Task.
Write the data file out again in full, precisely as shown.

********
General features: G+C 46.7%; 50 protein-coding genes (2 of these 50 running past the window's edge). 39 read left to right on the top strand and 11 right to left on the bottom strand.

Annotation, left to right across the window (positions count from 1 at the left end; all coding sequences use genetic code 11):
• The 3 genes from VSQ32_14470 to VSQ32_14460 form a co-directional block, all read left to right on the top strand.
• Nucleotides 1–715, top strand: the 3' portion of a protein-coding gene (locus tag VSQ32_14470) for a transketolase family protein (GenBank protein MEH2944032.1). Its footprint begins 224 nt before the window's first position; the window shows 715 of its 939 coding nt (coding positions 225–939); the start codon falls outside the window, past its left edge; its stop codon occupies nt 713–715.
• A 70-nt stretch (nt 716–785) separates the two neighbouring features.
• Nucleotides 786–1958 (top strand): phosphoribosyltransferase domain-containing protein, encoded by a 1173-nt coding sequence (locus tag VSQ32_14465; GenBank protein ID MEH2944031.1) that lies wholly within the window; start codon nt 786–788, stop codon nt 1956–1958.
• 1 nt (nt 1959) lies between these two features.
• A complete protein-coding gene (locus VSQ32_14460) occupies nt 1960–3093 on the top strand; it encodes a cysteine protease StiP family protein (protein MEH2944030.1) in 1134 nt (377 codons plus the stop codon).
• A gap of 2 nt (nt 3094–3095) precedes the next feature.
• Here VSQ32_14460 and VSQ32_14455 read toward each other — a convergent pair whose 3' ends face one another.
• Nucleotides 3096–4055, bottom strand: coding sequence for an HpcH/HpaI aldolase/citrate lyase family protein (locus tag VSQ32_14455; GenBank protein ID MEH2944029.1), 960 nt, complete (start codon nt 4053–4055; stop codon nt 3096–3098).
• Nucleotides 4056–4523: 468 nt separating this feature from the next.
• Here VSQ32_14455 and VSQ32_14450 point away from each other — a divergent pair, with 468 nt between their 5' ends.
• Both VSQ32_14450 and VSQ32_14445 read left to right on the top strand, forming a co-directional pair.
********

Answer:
General features: G+C 46.7%; 50 protein-coding genes (2 of these 50 running past the window's edge). 39 read left to right on the top strand and 11 right to left on the bottom strand.

Annotation, left to right across the window (positions count from 1 at the left end; all coding sequences use genetic code 11):
• The 3 genes from VSQ32_14470 to VSQ32_14460 form a co-directional block, all read left to right on the top strand.
• Nucleotides 1–715, top strand: the 3' portion of a protein-coding gene (locus tag VSQ32_14470) for a transketolase family protein (GenBank protein MEH2944032.1). Its footprint begins 224 nt before the window's first position; the window shows 715 of its 939 coding nt (coding positions 225–939); the start codon falls outside the window, past its left edge; its stop codon occupies nt 713–715.
• A 70-nt stretch (nt 716–785) separates the two neighbouring features.
• Nucleotides 786–1958 (top strand): phosphoribosyltransferase domain-containing protein, encoded by a 1173-nt coding sequence (locus tag VSQ32_14465; GenBank protein ID MEH2944031.1) that lies wholly within the window; start codon nt 786–788, stop codon nt 1956–1958.
• 1 nt (nt 1959) lies between these two features.
• A complete protein-coding gene (locus VSQ32_14460) occupies nt 1960–3093 on the top strand; it encodes a cysteine protease StiP family protein (protein MEH2944030.1) in 1134 nt (377 codons plus the stop codon).
• A gap of 2 nt (nt 3094–3095) precedes the next feature.
• Here VSQ32_14460 and VSQ32_14455 read toward each other — a convergent pair whose 3' ends face one another.
• Nucleotides 3096–4055, bottom strand: coding sequence for an HpcH/HpaI aldolase/citrate lyase family protein (locus tag VSQ32_14455; GenBank protein ID MEH2944029.1), 960 nt, complete (start codon nt 4053–4055; stop codon nt 3096–3098).
• Nucleotides 4056–4523: 468 nt separating this feature from the next.
• Here VSQ32_14455 and VSQ32_14450 point away from each other — a divergent pair, with 468 nt between their 5' ends.
• Both VSQ32_14450 and VSQ32_14445 read left to right on the top strand, forming a co-directional pair.